Wright makes a strong argument that Jesus’ hearers “were not expecting the end of the space-time universe,” the traditional read on eschatology. Rather, what was expected was a series of climactic events in Israel’s history which would leave the world a radically different place. (206-209)
I’m with him here. Wright ‘gets’ apocalyptic language, often used to describe either impending (minor prophets) or recently-occurred (Daniel) events in Israel’s life. These people weren’t casual star-gazers pondering “the end of the world,” but a repressed people who wanted to see things change, and used strong visceral language to express this desire.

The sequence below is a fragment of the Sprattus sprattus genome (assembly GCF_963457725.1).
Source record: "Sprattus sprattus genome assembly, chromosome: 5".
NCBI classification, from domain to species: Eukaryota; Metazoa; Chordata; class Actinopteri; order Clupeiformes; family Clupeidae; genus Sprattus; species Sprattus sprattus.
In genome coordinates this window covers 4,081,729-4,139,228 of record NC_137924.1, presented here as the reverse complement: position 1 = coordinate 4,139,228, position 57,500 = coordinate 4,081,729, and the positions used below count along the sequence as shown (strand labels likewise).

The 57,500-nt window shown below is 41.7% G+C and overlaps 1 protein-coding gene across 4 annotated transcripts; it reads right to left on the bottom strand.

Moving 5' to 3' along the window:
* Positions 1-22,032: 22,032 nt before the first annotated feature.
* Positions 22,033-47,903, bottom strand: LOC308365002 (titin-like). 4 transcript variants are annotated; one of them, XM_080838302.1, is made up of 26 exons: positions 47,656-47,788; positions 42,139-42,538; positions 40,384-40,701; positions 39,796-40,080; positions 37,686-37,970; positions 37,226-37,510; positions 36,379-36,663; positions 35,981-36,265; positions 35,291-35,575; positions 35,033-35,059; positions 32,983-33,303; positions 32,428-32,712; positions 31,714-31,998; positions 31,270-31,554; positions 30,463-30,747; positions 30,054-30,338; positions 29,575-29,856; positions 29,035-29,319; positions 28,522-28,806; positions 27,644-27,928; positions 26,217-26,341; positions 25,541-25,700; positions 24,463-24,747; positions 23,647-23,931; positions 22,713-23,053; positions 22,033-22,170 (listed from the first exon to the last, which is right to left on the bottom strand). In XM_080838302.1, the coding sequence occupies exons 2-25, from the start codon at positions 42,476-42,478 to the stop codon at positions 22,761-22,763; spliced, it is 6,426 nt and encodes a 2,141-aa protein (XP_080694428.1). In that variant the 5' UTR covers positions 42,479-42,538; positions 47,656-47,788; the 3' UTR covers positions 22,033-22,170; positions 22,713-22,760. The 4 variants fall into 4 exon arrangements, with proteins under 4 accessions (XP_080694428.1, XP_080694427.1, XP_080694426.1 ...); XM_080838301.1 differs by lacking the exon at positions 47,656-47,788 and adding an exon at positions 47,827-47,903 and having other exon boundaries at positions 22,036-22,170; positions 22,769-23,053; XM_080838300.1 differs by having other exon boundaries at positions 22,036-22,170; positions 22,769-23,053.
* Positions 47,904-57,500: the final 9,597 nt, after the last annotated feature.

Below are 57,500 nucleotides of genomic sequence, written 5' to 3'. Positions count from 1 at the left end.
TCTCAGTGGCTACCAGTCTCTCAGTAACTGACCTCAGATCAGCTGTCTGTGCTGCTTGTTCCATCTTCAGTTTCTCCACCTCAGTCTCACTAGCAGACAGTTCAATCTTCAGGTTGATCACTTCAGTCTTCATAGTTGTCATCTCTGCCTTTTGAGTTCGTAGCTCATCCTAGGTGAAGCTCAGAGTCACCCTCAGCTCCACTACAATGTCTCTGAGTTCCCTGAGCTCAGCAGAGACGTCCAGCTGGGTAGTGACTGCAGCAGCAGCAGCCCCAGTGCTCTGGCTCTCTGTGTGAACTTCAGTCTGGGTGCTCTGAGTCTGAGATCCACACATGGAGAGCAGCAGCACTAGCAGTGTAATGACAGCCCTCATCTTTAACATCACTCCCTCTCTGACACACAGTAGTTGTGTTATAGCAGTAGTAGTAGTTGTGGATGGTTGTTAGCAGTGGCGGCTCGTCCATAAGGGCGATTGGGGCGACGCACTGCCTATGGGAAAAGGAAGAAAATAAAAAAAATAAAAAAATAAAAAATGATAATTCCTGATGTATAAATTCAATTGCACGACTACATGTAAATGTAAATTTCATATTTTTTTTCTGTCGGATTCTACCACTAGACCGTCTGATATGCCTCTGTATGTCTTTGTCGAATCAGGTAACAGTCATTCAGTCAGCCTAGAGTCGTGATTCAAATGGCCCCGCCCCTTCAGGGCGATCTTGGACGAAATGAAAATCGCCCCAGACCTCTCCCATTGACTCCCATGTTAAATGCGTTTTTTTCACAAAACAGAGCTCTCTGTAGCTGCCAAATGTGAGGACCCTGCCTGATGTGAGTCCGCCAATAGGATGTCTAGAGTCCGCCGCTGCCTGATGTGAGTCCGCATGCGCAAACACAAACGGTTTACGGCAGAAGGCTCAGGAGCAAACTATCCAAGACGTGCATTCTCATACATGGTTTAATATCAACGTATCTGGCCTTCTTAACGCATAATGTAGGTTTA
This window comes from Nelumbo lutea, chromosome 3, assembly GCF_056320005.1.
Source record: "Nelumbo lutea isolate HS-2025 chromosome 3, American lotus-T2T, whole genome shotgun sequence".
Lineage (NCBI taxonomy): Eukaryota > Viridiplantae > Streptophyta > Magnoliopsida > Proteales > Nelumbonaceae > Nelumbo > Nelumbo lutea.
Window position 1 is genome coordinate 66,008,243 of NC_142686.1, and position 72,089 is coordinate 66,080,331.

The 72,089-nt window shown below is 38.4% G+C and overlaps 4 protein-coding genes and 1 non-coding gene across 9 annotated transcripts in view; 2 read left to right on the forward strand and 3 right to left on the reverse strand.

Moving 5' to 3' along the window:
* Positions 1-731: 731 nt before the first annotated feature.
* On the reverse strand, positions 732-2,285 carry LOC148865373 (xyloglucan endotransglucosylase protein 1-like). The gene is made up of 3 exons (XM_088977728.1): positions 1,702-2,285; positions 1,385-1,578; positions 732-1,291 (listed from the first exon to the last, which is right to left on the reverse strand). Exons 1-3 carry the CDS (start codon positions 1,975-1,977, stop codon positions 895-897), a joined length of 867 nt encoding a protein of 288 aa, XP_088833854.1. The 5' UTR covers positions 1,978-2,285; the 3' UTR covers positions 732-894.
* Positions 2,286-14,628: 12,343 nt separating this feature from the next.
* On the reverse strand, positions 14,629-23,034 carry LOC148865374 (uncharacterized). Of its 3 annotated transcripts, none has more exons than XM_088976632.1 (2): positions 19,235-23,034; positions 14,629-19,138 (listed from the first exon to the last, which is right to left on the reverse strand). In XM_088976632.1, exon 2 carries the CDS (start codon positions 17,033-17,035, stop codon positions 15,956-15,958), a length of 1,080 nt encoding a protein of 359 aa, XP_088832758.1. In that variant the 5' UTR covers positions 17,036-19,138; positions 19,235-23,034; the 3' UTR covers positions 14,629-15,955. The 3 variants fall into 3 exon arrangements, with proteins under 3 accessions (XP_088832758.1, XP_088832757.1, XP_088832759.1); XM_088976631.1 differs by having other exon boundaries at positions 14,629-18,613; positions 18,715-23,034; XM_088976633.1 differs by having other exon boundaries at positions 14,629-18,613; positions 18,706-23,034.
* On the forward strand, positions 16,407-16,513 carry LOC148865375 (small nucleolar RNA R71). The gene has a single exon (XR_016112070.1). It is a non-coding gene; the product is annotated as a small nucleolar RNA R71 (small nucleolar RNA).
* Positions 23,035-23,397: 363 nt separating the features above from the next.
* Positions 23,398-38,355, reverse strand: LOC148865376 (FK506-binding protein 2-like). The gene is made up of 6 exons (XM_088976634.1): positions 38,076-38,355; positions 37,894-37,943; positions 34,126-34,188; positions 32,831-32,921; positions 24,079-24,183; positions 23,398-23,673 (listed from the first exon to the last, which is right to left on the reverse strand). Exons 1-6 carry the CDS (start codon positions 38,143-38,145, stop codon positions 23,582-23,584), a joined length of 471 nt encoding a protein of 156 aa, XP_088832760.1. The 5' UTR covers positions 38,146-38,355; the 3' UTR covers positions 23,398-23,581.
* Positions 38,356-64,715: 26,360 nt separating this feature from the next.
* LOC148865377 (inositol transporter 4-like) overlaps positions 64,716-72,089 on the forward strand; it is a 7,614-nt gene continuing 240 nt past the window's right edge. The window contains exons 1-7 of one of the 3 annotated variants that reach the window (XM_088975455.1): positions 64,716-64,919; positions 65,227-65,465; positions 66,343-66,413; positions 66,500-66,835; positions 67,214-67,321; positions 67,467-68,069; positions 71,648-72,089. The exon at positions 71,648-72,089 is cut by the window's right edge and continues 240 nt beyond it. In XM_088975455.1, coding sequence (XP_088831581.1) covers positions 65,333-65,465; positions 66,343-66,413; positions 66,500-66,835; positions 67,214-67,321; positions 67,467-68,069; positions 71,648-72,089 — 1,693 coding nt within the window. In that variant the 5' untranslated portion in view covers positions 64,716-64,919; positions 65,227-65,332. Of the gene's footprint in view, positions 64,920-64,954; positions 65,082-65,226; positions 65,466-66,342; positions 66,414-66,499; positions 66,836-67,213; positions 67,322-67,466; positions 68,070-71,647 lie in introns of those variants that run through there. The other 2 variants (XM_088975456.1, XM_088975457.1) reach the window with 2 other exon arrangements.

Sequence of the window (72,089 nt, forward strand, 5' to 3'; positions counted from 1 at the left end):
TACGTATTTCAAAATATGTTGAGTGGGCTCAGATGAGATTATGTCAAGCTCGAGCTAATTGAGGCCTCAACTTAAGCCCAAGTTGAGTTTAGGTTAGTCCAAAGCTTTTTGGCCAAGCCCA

Adopting a similar posture in relation to eschatology would shake up much of the evangelical universe, which has adopted a premillenial position, and dedicated much mental energy to speculating when and how prophecy will come to be. Reading the scriptures differently would negate all of that, and would guide us away from a defensive posture of ‘holding out until the rapture’ and into a commitment to living in a radically changed world (given the assumption that Jesus’ activity was this climactic event in Israel’s history). I can’t not get into that, but I do wonder, “what attaches people to premillenialist fatalism, and why might they be resistant to giving it up?” Does that eschatology offer some sort of comfort to people living amidst discontinuous change, who don’t understand what’s going on and are searching for an explanation, a way out, and an anchor? As one who wishes to be a pastoral person who opens his life to all, not just one particular sociocultural division, how do I interact with that?